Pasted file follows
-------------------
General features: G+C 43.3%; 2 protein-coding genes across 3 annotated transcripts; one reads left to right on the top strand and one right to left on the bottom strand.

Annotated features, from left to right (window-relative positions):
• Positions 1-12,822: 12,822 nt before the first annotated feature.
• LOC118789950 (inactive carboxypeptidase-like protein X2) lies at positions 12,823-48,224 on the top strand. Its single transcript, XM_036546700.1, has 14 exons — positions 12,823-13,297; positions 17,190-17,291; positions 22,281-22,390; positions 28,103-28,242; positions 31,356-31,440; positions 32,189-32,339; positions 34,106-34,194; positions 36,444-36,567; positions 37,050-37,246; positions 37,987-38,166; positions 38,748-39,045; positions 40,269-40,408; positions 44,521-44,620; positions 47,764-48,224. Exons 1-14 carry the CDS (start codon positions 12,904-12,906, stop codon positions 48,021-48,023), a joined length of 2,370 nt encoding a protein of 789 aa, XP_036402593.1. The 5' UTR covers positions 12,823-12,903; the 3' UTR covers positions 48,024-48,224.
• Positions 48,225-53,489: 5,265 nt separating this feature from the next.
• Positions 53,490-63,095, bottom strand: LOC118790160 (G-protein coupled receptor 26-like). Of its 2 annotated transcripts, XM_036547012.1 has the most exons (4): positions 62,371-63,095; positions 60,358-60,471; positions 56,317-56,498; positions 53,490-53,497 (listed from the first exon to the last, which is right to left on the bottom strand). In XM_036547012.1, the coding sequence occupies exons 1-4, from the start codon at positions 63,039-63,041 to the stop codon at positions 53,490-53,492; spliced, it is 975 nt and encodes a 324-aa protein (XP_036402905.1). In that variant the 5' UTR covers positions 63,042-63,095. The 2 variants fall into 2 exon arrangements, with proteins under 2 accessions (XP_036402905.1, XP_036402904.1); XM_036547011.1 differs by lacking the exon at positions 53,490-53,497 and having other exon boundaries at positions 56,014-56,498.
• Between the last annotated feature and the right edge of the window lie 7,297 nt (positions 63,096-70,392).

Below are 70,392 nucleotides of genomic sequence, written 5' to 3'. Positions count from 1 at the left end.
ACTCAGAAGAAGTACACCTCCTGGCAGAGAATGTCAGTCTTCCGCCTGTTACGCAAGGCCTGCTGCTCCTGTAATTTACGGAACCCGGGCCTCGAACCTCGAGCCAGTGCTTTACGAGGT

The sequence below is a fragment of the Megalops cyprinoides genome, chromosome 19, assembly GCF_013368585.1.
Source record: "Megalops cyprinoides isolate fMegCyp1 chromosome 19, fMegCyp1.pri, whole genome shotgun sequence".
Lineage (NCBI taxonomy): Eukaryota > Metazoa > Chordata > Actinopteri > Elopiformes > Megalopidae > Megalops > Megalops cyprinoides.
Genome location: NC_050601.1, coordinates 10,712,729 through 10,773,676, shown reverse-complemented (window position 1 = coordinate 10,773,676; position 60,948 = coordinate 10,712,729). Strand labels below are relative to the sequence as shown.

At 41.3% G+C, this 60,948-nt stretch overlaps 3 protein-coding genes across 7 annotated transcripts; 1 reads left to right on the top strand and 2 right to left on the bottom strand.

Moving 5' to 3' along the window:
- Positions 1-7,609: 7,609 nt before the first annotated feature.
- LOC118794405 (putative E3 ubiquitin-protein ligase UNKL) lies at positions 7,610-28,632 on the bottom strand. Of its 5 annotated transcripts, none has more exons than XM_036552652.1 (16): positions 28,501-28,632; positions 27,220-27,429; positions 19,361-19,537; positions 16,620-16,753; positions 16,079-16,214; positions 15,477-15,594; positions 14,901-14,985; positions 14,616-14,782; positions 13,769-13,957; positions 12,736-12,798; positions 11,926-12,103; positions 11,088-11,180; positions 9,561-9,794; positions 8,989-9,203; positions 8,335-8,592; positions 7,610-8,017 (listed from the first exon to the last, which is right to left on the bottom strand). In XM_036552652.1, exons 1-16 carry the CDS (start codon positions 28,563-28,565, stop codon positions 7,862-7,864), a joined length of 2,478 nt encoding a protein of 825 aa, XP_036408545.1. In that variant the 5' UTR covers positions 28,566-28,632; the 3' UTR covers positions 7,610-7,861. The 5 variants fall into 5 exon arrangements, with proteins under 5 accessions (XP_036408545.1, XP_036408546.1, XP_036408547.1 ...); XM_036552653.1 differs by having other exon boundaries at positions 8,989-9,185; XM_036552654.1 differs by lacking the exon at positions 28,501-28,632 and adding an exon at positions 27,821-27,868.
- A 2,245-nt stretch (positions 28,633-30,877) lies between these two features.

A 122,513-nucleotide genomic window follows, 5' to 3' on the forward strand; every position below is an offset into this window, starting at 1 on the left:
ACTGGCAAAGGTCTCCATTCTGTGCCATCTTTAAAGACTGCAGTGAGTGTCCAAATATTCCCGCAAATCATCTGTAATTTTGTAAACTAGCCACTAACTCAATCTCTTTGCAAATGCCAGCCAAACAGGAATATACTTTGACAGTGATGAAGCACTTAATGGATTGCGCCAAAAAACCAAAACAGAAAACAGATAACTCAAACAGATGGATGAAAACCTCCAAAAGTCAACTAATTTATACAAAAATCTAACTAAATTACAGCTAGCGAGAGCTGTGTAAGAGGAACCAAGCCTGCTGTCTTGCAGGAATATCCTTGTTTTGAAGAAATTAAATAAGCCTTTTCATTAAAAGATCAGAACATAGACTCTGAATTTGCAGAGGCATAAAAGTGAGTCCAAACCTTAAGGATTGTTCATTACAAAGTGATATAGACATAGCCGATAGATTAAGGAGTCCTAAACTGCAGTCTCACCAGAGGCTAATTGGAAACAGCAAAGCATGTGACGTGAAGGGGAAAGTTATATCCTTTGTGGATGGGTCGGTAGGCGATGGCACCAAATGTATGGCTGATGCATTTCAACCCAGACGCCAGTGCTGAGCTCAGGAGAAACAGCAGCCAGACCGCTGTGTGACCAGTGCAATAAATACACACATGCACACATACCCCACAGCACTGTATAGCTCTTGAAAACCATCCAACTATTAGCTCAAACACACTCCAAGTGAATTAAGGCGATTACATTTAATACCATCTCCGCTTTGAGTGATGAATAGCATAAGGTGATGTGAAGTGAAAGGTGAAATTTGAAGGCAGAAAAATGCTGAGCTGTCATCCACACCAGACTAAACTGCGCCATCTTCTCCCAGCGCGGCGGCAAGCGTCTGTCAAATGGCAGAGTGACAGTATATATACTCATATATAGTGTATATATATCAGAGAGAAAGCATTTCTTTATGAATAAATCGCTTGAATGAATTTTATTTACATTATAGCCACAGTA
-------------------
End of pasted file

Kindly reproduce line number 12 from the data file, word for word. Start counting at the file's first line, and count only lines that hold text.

Lineage (NCBI taxonomy): Eukaryota > Metazoa > Chordata > Actinopteri > Elopiformes > Megalopidae > Megalops > Megalops cyprinoides.